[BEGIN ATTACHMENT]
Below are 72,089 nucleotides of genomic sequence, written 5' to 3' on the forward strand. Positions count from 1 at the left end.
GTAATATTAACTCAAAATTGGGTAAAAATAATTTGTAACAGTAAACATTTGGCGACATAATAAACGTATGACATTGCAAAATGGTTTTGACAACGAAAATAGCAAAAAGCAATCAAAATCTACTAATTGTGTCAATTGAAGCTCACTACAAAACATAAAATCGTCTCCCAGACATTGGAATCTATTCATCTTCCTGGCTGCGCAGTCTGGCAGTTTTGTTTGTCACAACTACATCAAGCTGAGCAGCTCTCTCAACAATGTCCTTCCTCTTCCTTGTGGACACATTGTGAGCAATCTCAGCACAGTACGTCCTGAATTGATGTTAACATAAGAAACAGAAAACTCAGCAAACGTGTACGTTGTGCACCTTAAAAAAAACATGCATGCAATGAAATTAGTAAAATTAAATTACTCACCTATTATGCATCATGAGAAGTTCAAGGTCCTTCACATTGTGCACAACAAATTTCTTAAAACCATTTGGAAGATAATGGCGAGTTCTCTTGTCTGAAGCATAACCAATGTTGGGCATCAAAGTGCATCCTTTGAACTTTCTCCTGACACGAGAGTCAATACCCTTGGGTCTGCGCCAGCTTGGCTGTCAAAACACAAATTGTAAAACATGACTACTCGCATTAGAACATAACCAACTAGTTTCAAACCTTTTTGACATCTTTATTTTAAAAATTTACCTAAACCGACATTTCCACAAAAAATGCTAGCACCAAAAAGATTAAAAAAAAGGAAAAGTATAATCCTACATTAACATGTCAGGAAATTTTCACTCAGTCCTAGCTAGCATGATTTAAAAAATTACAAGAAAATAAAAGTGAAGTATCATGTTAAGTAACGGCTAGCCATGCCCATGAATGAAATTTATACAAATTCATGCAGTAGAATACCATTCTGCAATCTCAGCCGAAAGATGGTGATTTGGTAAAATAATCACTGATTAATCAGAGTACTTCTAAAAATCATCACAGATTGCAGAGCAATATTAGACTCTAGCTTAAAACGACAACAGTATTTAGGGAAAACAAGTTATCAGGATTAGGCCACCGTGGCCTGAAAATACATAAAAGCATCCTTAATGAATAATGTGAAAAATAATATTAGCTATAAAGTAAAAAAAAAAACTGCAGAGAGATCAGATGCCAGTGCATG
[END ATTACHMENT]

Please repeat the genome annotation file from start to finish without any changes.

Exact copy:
Below are 72,089 nucleotides of genomic sequence, written 5' to 3' on the forward strand. Positions count from 1 at the left end.
GTAATATTAACTCAAAATTGGGTAAAAATAATTTGTAACAGTAAACATTTGGCGACATAATAAACGTATGACATTGCAAAATGGTTTTGACAACGAAAATAGCAAAAAGCAATCAAAATCTACTAATTGTGTCAATTGAAGCTCACTACAAAACATAAAATCGTCTCCCAGACATTGGAATCTATTCATCTTCCTGGCTGCGCAGTCTGGCAGTTTTGTTTGTCACAACTACATCAAGCTGAGCAGCTCTCTCAACAATGTCCTTCCTCTTCCTTGTGGACACATTGTGAGCAATCTCAGCACAGTACGTCCTGAATTGATGTTAACATAAGAAACAGAAAACTCAGCAAACGTGTACGTTGTGCACCTTAAAAAAAACATGCATGCAATGAAATTAGTAAAATTAAATTACTCACCTATTATGCATCATGAGAAGTTCAAGGTCCTTCACATTGTGCACAACAAATTTCTTAAAACCATTTGGAAGATAATGGCGAGTTCTCTTGTCTGAAGCATAACCAATGTTGGGCATCAAAGTGCATCCTTTGAACTTTCTCCTGACACGAGAGTCAATACCCTTGGGTCTGCGCCAGCTTGGCTGTCAAAACACAAATTGTAAAACATGACTACTCGCATTAGAACATAACCAACTAGTTTCAAACCTTTTTGACATCTTTATTTTAAAAATTTACCTAAACCGACATTTCCACAAAAAATGCTAGCACCAAAAAGATTAAAAAAAAGGAAAAGTATAATCCTACATTAACATGTCAGGAAATTTTCACTCAGTCCTAGCTAGCATGATTTAAAAAATTACAAGAAAATAAAAGTGAAGTATCATGTTAAGTAACGGCTAGCCATGCCCATGAATGAAATTTATACAAATTCATGCAGTAGAATACCATTCTGCAATCTCAGCCGAAAGATGGTGATTTGGTAAAATAATCACTGATTAATCAGAGTACTTCTAAAAATCATCACAGATTGCAGAGCAATATTAGACTCTAGCTTAAAACGACAACAGTATTTAGGGAAAACAAGTTATCAGGATTAGGCCACCGTGGCCTGAAAATACATAAAAGCATCCTTAATGAATAATGTGAAAAATAATATTAGCTATAAAGTAAAAAAAAAAACTGCAGAGAGATCAGATGCCAGTGCATG